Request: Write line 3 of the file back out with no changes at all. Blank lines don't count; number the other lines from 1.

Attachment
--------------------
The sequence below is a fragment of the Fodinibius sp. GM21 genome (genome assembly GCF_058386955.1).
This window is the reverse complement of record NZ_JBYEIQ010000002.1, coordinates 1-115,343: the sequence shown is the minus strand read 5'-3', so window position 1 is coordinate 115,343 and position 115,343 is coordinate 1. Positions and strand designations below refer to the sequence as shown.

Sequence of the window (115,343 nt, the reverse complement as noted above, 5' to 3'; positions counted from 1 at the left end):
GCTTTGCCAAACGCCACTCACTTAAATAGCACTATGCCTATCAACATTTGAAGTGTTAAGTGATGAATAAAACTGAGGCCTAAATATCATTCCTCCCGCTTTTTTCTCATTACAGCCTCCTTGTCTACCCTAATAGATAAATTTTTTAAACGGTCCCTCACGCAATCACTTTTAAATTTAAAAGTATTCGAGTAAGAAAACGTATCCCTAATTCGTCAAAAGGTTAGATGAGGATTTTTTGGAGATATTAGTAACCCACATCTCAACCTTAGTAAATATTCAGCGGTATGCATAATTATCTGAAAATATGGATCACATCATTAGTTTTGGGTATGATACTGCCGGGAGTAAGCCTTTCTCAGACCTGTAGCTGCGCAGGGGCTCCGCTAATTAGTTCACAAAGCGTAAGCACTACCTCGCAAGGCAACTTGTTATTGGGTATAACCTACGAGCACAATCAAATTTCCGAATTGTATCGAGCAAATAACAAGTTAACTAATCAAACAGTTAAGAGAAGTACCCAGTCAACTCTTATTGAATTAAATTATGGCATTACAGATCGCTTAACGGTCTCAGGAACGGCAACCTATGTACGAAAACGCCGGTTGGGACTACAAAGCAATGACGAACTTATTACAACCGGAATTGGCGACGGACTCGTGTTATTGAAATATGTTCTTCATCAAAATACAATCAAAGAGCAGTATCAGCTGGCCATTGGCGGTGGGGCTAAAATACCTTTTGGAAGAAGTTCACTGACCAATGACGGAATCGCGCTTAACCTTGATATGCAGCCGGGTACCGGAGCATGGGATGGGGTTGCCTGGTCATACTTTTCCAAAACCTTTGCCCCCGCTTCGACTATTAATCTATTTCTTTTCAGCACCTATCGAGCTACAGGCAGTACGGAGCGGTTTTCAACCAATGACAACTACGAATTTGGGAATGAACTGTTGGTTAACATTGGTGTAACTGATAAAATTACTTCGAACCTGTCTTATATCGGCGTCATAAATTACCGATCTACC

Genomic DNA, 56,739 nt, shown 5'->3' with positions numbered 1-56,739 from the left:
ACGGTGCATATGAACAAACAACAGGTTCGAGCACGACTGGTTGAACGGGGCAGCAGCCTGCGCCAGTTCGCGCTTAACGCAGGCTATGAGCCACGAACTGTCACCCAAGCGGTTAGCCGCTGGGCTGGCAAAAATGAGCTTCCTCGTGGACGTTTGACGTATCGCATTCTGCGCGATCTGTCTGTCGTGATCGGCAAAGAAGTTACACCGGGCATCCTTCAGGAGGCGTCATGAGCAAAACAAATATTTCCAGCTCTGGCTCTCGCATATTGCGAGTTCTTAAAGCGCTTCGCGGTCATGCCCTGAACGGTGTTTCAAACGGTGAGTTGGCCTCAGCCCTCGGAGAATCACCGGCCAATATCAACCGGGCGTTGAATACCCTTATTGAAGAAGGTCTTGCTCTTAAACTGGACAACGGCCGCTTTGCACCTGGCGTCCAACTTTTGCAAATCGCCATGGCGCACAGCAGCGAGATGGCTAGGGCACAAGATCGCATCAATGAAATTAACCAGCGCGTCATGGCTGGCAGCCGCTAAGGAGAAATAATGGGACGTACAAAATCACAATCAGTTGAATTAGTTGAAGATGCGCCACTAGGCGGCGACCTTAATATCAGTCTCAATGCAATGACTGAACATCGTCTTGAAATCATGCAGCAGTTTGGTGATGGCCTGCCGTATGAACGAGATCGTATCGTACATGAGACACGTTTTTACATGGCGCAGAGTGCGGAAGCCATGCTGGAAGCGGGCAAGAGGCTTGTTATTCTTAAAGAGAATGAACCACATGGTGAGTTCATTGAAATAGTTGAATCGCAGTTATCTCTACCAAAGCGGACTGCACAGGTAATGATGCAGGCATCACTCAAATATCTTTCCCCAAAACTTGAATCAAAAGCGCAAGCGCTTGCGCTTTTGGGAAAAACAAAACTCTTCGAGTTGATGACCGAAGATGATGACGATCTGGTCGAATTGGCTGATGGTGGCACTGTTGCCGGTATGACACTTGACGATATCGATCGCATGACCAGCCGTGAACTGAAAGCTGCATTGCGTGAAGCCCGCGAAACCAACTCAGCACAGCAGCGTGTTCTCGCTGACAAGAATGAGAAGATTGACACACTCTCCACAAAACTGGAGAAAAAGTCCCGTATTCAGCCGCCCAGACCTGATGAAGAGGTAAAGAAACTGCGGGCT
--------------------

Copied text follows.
Sequence of the window (115,343 nt, the reverse complement as noted above, 5' to 3'; positions counted from 1 at the left end):